What is Sleep Talking?

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what is sleep talkingSleep talking is essentially talking in your sleep. It can also be referred to as somniloquy and is a sleep disorder where a person is unknowingly talking in their sleep. Mostly the words spoken will be nonsensical. Some people may only speak a few words during sleep talking episodes. Others may speak in full sentences. While sleep talking is not considered a serious medical problem it may be an indicator of other mental and physical health issues.

How Common Is Sleep Talking?

Research has found that sleep talking can be a common characteristic of sleep for most people on occasion.  About 66% of people have experienced episodes of sleep talking,1 with episodes not lasting for long periods and being infrequent. While sleep talking is not really a medical problem that requires treatment, it may be disturbing to a bed partner who is the only witness to the episodes.

Why Do People Talk In Their Sleep?

It is unclear why some people talk in their sleep. Some individuals may be genetically prone to the condition. There is some evidence that traumatic events may be causing sleep-talking to occur as well. Individuals with post-traumatic stress disorder often exhibit sleep talking the most compared to other sleep disorder patients.

Symptoms Of Sleep Talkingstages of sleep talking

Symptoms of the sleep condition include:

  • Mumbled or incomprehensible speech while asleep
  • The appearance of having a conversation during sleep
  • Sometimes phrases or words are exclamatory or profane, suggesting an argument is happening
  • No recollection by the sleeper of the event

Causes Of Sleep Talking

medicineCertain Medications

Some prescribed medications such as sleep aids or anti-depression medications may stimulate sleep talking.

stress iconEmotional Stress

Stress during waking life can carry over into sleep. Talking in your sleep is a way of addressing unresolved matters from waking life by transferring them to conversation while asleep.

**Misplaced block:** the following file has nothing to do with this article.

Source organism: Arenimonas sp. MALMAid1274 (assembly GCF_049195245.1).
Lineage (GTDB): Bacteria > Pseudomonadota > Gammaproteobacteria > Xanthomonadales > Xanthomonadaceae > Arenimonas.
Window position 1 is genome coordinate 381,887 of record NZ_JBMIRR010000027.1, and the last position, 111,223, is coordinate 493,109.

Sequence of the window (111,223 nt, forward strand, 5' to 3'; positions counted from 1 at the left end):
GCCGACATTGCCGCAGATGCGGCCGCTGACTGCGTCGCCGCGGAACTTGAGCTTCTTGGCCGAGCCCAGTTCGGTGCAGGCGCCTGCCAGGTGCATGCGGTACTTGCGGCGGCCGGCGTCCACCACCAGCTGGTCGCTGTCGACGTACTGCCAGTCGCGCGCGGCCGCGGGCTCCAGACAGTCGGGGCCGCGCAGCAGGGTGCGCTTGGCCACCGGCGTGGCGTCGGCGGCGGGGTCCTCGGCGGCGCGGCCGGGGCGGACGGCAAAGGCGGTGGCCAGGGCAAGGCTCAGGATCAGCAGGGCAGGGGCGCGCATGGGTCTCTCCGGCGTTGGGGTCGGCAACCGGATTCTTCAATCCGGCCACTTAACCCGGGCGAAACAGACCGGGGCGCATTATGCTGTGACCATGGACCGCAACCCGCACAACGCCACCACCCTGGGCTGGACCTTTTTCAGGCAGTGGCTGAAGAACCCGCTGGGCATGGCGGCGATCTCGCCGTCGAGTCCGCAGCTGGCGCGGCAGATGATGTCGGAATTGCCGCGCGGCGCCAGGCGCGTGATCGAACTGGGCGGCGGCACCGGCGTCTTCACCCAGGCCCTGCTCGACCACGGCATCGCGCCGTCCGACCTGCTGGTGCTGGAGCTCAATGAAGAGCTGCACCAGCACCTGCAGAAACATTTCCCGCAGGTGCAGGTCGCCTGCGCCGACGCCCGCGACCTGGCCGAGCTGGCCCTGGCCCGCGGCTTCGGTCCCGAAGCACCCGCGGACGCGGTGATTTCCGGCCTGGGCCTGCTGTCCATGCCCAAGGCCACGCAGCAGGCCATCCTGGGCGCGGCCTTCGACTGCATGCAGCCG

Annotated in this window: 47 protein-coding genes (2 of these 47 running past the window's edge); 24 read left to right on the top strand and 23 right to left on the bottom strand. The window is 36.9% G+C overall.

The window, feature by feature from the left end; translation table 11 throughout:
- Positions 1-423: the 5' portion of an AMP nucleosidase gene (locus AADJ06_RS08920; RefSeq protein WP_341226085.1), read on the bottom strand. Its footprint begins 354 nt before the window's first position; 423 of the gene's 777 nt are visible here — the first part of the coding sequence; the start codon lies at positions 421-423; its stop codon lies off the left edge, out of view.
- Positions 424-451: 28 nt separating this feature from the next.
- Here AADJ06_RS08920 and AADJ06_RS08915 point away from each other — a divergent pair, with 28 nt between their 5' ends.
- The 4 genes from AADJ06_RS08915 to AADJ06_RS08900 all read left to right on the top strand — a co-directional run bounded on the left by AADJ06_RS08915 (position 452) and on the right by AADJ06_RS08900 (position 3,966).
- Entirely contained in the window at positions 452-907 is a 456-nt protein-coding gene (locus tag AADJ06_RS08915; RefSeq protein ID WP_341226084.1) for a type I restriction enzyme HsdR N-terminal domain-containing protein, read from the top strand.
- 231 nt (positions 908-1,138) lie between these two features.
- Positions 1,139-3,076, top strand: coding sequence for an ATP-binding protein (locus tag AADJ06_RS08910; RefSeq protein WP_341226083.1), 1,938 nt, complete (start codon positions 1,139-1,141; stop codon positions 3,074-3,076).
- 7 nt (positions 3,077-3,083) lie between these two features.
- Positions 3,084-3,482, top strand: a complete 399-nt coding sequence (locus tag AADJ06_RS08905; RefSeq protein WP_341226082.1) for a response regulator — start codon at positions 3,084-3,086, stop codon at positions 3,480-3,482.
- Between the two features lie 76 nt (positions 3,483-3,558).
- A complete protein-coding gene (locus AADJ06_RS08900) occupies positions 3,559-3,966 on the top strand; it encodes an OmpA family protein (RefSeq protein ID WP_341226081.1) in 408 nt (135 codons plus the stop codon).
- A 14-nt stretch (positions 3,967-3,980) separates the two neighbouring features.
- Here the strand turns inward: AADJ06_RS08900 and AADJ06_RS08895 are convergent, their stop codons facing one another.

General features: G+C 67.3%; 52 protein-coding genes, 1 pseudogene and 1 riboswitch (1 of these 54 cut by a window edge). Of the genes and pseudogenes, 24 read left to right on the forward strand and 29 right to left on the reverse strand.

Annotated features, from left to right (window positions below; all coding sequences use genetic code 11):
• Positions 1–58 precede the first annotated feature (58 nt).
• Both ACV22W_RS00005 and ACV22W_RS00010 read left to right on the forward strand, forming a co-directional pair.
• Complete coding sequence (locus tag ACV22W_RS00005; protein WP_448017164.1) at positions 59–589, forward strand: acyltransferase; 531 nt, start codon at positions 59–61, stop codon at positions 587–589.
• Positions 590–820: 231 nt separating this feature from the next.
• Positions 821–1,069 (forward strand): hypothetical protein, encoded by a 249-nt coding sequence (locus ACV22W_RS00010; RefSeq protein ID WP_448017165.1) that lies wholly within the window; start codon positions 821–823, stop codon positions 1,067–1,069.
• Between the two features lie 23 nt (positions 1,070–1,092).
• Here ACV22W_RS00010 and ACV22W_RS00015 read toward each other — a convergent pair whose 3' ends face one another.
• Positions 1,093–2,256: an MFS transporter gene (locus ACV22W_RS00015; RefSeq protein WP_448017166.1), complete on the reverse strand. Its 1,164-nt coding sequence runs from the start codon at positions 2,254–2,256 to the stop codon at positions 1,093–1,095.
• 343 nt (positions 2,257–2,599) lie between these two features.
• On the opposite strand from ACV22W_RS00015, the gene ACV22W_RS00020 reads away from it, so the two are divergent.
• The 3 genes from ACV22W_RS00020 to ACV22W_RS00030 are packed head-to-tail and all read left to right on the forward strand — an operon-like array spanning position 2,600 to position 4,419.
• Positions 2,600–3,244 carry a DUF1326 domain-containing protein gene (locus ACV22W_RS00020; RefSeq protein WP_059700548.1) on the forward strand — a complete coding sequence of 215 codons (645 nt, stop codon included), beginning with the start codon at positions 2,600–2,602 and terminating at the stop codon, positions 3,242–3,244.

fever iconFever

High fevers can often cause sleep talking. High fevers can disrupt normal sleep and make it less clear to the body and mind between waking and sleeping states.

mental health iconMental health disorder

Mental health issues such as depression or anxiety may lead to frequent sleep talking. It may be the mind’s attempt to address these disorders in sleep if left untreated in waking life.

avoid alcoholSubstance abuse

Excessive drug and alcohol use can lead to restless sleep, fitful dreams, and sleep talking. Disrupted normal sleep from drugs and alcohol can lead to erratic disconnects between peaceful sleep and wakefulness, with sleep talking as a side effect.

Treatments For Talking in Your Sleep

Sleep talking is not a medical condition that requires treatment. However, the frequent presence of sleep talking may suggest other health conditions that need attention. Frequent taking in sleep may be an indicator of serious medical conditions such as dementia, Parkinson’s disease, or obstructive sleep apnea.

Sleep talking may require treatment if:

  • It occurs frequently over many nights
  • Includes violent or disturbing episodes witnessed by a bed partner
  • Turns into sleepwalking or more physical actions during sleep

Tips To Stop Talking in Your Sleep

If sleep talking is becoming a problem, most likely for your bed partner, there are a few ways you can try to curb sleep behavior.

Try to improve your sleep using the following tips:

  • Keep a consistent sleep schedule
  • Avoid alcohol and caffeine before bed
  • Practice meditation and/or yoga
  • Calm the mind before sleep

If sleep talking persists it may be time to see your doctor. Underlying physical or mental health causes may be the root of your sleep talking. You may also engage in a sleep study to better understand when the sleep talking occurs throughout the night and for how long. This information can help your doctor better understand how to resolve this sleep behavior.

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  1. Bjorvatn, B., Grønli, J., & Pallesen, S. (2010). Prevalence of different parasomnias in the general population. Sleep medicine, 11(10), 1031–1034. https://pubmed.ncbi.nlm.nih.gov/21093361/

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